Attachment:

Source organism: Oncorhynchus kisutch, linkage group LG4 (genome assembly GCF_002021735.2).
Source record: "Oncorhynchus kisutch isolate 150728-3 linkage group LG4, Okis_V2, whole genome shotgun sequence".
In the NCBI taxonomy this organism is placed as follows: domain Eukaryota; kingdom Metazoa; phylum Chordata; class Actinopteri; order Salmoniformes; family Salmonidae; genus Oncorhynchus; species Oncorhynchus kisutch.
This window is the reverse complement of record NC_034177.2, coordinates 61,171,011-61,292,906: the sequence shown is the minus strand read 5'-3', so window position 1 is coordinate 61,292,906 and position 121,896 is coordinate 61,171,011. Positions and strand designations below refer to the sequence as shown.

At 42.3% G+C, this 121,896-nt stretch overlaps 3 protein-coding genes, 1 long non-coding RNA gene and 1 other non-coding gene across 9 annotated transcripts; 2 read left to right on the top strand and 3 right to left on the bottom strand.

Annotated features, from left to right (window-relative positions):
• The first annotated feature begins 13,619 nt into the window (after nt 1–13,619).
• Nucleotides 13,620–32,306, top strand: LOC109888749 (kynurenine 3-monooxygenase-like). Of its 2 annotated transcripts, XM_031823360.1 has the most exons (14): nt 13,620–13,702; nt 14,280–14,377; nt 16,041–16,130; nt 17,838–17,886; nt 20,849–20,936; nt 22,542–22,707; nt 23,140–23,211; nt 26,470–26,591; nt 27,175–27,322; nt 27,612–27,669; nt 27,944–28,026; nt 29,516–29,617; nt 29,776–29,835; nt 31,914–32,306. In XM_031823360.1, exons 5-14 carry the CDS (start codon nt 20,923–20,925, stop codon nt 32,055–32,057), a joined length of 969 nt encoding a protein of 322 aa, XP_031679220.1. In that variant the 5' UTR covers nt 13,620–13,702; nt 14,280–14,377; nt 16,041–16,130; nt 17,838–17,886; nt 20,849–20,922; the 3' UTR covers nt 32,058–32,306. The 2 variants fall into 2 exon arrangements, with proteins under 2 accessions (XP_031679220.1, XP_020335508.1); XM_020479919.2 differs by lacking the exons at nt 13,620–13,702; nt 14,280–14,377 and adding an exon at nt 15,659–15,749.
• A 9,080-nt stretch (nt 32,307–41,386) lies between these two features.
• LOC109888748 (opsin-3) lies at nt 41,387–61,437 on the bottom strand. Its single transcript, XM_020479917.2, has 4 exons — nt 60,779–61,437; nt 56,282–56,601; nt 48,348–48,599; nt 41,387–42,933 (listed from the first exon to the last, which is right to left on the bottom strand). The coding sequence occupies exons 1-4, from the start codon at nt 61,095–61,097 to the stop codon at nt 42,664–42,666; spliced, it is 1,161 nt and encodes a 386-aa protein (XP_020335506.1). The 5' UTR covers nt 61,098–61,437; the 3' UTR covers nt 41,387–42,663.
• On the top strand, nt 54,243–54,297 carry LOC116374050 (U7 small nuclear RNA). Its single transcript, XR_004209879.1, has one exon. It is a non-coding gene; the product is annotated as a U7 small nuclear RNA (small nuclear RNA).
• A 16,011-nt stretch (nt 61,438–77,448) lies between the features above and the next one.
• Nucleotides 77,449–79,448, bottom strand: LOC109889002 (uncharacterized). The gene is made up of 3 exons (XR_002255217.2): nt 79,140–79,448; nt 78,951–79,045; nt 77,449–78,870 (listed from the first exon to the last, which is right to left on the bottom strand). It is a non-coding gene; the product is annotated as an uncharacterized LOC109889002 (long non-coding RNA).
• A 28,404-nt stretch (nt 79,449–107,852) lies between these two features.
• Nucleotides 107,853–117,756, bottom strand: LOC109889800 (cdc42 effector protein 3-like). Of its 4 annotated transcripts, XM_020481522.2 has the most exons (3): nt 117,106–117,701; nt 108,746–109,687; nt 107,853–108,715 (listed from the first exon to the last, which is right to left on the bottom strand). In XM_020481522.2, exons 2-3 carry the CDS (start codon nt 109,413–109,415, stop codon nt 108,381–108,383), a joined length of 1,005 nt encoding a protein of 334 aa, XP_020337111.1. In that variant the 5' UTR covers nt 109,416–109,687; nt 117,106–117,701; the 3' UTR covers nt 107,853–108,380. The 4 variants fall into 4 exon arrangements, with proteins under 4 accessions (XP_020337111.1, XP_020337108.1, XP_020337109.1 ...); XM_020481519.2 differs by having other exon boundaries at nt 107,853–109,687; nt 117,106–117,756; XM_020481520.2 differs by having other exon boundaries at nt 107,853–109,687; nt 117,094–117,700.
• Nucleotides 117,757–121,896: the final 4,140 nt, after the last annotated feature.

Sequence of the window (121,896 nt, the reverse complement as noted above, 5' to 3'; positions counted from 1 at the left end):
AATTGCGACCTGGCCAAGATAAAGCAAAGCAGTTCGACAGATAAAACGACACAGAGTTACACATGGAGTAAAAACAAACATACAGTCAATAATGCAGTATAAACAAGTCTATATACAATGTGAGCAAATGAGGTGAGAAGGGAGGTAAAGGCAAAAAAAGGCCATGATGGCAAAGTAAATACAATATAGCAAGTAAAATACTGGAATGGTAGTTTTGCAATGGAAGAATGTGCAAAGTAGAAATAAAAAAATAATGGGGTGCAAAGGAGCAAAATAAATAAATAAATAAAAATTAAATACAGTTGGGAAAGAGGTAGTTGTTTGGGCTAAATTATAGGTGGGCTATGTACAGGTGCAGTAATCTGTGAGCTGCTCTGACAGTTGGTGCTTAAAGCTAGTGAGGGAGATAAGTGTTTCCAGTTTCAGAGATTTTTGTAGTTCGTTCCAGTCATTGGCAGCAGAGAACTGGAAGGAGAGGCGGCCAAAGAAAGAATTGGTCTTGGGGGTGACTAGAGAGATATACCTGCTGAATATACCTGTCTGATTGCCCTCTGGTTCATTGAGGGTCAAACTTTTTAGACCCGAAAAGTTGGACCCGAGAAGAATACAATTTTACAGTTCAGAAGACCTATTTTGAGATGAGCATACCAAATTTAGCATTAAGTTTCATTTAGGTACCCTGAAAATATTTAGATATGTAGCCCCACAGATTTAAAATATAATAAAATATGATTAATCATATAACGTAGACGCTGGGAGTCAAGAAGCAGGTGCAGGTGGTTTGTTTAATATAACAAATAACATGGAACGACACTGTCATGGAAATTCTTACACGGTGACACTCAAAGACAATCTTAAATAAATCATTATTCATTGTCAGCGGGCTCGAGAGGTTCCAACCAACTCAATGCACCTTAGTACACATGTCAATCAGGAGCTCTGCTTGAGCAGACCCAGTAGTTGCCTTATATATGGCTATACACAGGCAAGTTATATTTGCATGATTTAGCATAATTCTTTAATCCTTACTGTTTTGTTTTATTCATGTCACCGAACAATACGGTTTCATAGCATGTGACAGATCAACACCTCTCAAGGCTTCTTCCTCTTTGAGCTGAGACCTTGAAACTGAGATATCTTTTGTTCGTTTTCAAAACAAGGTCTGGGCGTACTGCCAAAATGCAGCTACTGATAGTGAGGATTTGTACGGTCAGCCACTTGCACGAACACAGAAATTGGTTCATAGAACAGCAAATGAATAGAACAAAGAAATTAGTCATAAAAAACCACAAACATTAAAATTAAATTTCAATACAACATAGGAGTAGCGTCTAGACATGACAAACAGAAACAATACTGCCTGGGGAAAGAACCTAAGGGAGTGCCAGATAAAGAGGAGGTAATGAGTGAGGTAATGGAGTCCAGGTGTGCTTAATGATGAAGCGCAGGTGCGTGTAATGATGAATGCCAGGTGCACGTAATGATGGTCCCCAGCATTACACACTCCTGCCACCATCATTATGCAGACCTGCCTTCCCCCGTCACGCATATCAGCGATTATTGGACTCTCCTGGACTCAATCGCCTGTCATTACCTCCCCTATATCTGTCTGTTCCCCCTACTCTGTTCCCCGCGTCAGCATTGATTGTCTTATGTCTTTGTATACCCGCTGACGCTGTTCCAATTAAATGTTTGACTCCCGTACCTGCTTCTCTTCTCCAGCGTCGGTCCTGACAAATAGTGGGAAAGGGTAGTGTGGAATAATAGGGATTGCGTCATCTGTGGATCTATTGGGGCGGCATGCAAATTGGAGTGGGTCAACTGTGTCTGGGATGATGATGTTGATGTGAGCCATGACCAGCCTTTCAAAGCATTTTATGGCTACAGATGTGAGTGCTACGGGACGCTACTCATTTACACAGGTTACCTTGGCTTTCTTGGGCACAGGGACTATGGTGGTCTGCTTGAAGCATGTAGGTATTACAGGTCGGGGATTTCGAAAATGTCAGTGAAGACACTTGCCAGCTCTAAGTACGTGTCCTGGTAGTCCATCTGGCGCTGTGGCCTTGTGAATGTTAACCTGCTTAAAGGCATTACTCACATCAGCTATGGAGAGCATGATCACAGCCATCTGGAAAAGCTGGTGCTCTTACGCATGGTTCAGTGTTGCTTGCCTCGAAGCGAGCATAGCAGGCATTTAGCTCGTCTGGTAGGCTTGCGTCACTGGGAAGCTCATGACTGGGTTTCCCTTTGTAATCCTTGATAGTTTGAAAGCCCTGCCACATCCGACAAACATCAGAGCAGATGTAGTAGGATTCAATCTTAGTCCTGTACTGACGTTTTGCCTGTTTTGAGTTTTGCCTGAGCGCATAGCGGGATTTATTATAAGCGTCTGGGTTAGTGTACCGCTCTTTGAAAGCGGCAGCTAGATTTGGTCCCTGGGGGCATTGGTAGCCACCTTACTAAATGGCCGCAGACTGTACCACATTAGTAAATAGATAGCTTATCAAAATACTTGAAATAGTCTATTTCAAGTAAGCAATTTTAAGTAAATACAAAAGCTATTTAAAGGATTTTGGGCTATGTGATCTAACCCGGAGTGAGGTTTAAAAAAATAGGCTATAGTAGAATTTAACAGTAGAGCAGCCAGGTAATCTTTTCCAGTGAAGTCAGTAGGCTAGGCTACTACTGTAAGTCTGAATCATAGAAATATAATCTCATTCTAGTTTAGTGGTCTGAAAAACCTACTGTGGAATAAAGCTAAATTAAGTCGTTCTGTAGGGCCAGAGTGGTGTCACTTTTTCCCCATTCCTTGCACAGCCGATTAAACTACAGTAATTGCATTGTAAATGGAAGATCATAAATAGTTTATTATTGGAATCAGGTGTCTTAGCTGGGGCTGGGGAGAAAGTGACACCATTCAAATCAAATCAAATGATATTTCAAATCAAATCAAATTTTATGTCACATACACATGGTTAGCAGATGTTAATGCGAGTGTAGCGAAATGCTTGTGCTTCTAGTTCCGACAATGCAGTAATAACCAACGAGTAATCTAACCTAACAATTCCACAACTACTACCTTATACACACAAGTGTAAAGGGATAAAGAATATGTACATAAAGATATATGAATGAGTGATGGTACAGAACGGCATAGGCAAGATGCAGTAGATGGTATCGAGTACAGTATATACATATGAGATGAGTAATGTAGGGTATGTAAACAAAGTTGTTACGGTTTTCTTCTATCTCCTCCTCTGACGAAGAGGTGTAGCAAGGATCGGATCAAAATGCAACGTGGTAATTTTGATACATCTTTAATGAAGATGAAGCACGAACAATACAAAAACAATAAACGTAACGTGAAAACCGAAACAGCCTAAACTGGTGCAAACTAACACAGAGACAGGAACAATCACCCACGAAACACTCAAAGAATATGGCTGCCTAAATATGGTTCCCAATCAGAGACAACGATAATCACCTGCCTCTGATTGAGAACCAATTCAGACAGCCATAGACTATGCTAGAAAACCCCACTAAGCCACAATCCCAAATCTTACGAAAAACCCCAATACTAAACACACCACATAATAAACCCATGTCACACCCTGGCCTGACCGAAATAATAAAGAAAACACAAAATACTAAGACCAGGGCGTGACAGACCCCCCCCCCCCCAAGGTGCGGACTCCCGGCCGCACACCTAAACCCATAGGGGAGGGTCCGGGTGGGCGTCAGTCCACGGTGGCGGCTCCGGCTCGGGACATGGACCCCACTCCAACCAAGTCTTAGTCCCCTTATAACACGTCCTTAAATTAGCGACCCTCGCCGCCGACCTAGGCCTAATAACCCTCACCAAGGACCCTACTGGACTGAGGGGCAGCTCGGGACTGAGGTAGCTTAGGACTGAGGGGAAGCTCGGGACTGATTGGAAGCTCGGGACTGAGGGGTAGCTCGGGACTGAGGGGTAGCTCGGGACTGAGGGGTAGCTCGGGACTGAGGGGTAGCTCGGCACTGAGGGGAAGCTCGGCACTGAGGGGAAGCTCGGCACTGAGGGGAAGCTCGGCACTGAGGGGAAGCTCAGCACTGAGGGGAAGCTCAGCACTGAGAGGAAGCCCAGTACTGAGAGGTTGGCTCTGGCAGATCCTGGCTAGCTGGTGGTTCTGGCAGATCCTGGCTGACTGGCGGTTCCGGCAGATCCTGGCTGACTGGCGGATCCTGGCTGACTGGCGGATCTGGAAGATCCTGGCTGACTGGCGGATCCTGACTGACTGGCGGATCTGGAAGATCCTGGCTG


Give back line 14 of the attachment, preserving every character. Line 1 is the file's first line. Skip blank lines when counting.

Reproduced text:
• A 28,404-nt stretch (nt 79,449–107,852) lies between these two features.